When I hit my bottom, I thought, Am I going to be on my deathbed having never fully connected to another person? I realized I was going to do this forever, and I decided I couldn’t.
There's so much shame around being a sex and love addict, especially as a woman, but I refuse to have shame over this. Today, I’m fully connected to everyone in my life. I’ve been happily married for 18 years, and I have a son that I show up for 100% emotionally with clear boundaries. I have stable relationships with my family of origin. I have no one in my life that causes drama. I am free from the bondage of my own making. It's a beautiful way to live, no longer using other people to complete me. I’m whole.” —Brianne D., 41
5. I sought validation on Twitter.
“When I was younger, I would have panic attacks when I didn't have access to the internet. One day, I was away from a computer all day, attending school, visiting Ellis Island, and going to a doctor’s appointment. I was in three states in one day, and I freaked out in public because I was unable to get online.
As a millennial and someone with autism, I get a dopamine rush from trying to speak with celebrities on social media. I often feel like I am one click away from talking with a famous movie star. … A celebrity messaged me once when my mother was dying from cancer to offer me well wishes on Twitter. Now, I’m constantly trying to repeat that interaction. Growing up with a disability was hard, and pop culture allowed me to escape. Getting validation from the people I idolized seemed to bring me into their worlds. Today, I focus on relationships with people who are part of my real life.” —Jennifer R., 26
6. I was in survival mode.
“I grew up uber-privileged in Laguna Beach and Newport Beach, California. But all of that privilege never protected me from being molested as a child. At age 15, I began selling my body for sex—not that I needed the money, but that's the way that trauma energy began to come out. I also became addicted to cocaine, going into survival mode. And at the same time, I became an overachiever, attending New York University and becoming a journalist.
Eventually, I found myself getting high in the parking lot of KTLA 5, the station I worked at in Los Angeles. One night I overdosed and was found nearly dead behind a dumpster. I was in a coma for about a week. The staff wanted to call my friends and family to come to the hospital, but no one knew about my drug use. I wasn't ready to face that reality.
I walked out of the hospital, walked down Hollywood Boulevard, found my truck, and got high. In a matter of days, I overdosed again and ended up in the same ER, with the same team of doctors. I was shown a lot of empathy and compassion by a frontline nurse who made me promise to attend an AA meeting when I got out. My recovery journey began that day.” —Brandon L., 43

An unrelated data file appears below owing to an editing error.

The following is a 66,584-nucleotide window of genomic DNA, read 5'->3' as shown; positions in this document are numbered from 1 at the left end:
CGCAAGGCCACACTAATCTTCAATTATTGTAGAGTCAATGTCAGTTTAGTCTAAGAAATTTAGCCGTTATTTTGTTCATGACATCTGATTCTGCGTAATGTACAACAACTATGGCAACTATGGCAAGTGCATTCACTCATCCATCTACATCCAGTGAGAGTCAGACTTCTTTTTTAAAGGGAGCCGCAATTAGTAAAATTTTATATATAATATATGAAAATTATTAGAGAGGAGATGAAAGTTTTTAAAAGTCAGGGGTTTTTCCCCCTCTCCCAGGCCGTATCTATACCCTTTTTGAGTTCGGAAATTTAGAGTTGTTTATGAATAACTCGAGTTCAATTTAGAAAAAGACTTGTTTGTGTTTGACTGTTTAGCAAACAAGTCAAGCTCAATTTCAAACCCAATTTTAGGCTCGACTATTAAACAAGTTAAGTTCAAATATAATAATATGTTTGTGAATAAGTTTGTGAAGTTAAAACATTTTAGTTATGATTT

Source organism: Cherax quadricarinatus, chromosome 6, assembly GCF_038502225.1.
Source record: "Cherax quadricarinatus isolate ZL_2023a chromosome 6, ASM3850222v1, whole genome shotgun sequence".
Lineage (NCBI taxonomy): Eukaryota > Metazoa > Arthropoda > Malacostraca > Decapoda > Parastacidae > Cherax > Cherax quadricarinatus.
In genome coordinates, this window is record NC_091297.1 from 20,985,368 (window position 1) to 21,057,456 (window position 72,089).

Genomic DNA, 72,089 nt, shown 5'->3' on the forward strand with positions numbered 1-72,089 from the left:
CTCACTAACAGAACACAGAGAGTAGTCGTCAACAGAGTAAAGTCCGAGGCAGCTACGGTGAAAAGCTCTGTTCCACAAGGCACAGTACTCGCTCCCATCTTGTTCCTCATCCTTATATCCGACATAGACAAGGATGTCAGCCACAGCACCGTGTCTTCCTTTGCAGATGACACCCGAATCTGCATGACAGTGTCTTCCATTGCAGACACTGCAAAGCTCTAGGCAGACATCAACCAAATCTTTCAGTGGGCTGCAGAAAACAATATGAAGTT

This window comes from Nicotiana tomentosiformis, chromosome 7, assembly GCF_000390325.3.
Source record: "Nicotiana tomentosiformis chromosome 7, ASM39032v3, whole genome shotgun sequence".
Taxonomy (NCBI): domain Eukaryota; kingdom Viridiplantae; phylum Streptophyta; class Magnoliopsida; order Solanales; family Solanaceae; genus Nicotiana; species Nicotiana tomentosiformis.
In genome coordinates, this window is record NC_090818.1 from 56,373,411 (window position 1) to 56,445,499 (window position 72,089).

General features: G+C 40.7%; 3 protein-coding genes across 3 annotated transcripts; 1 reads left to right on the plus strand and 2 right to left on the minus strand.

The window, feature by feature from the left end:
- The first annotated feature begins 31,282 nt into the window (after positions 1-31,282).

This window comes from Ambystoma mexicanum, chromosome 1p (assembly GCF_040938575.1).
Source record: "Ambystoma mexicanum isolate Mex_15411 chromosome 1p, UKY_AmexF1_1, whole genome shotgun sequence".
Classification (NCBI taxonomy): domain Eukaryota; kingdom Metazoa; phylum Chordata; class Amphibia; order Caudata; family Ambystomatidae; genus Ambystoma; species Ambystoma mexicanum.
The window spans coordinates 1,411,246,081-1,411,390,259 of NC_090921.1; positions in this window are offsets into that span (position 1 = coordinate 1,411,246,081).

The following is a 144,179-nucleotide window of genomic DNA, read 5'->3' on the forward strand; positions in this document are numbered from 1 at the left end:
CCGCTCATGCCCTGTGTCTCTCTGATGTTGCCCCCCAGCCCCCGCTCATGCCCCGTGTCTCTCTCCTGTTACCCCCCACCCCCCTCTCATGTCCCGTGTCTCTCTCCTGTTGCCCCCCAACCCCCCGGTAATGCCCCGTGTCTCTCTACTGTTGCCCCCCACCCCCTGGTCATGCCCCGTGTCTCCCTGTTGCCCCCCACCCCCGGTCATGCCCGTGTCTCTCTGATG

7. I was going to hurt myself or someone else.
“My mother told me to stay off the streets and not to use drugs, so I used alcohol. When you start drinking, it’s hard to believe that you could become an addict. You think because you are just having fun and everyone drinks that you will never end up like whatever drunk stereotype you concocted in your head. But once I started drinking, I didn't want to stop.
To fund my addiction, I started stealing credit cards and counterfeiting money orders, selling them on the black market. After getting busted by the cops, I planned to end my life to avoid the consequences. I drank two bottles, but I couldn’t do it.
Instead, I went to a drug program. I felt like I had no other options. I needed help. I was going to hurt myself or hurt someone else. When I got to the nurses' station, I spoke up, saying, ‘I have a drug and alcohol problem.’ Vocalizing that was part of the healing.” —Douglas C., 58
8. Smoking decided my relationships.
“Smoking was way harder to quit than alcohol. Smoking permeates every aspect of your life. Your relationships are based on who you are smoking with next to a dumpster, and you have nothing in common with them except you are addicted. What’s really crazy is you don’t know how to interact in social situations when you don’t have a cigarette in your hand.
Everyone knows how dangerous smoking is, and yet we continue to smoke anyway. I wouldn't drive without my seatbelt, but my chances of dying while smoking are much higher than having a car accident. After 47 years away from smoking, I don't even think about it anymore. Unless there's a smoker sitting in front of me.” —Allen S., 73
9. I craved the rollercoaster of emotions.
“From age 14, I always had a boyfriend, and it was fabulous and fun. It wasn’t until I got older that I recognized that I'm addicted to that high you get from being in love and [going through] love’s ups and downs. Sometimes when you're upset or fighting, you feel more alive, so I would go off the deep end over anything I felt was a slight to trigger that adrenaline.
I was misdiagnosed with bipolar disorder, but eventually, I met a great psychiatrist who [helped me]. … I did the work in therapy and treatment, and it rewired my way of relating to others. Patterns can be broken, and mine was.” —Gwen S.*
10. I had no choice but to use.
“When I first got sober in 2008, I looked for recovery books to help me, but I never found any that were written by a woman who looked like me. And any Black woman’s story that I found included drug dens and prostitution, which are really important stories to tell, but don't reflect my experience. From the outside, my life looked enviable. I was the parent association president at my kid’s school, and I was throwing dinner parties. But inside, I was dying.
I think there is a misconception that people choose addiction over something. The misconception might have been that I chose addiction over my children, yet if I had had any say in the matter, I would have chosen my kids over and over and over again. The addiction tricked me into believing that, without drugs, I was going to die. I understood fully that the longer I continued to indulge, the worse the pain would be when I gave it up. And yet, I was so terrified of the pain that I kept going.” —Laura C. R., 58
11. Rock bottom looked different than I expected.
“What I've learned through my personal experiences and through the experience of helping others is that rock bottom is when you decide to put the shovel down and stop digging. My bottom was an emotional rock bottom. My whole family had stopped talking to me. Friends had cut me off. I was alone and looking for a way out. I was thinking about ending my life when, at that exact moment, I received a phone call from my mom telling me she wished I was home for Christmas. It helped me recognize a reason I needed to get sober, because I wanted my family back in my life.” —Pravesh P., 27
*Name has been changed.
Quotes have been edited and condensed for length and clarity.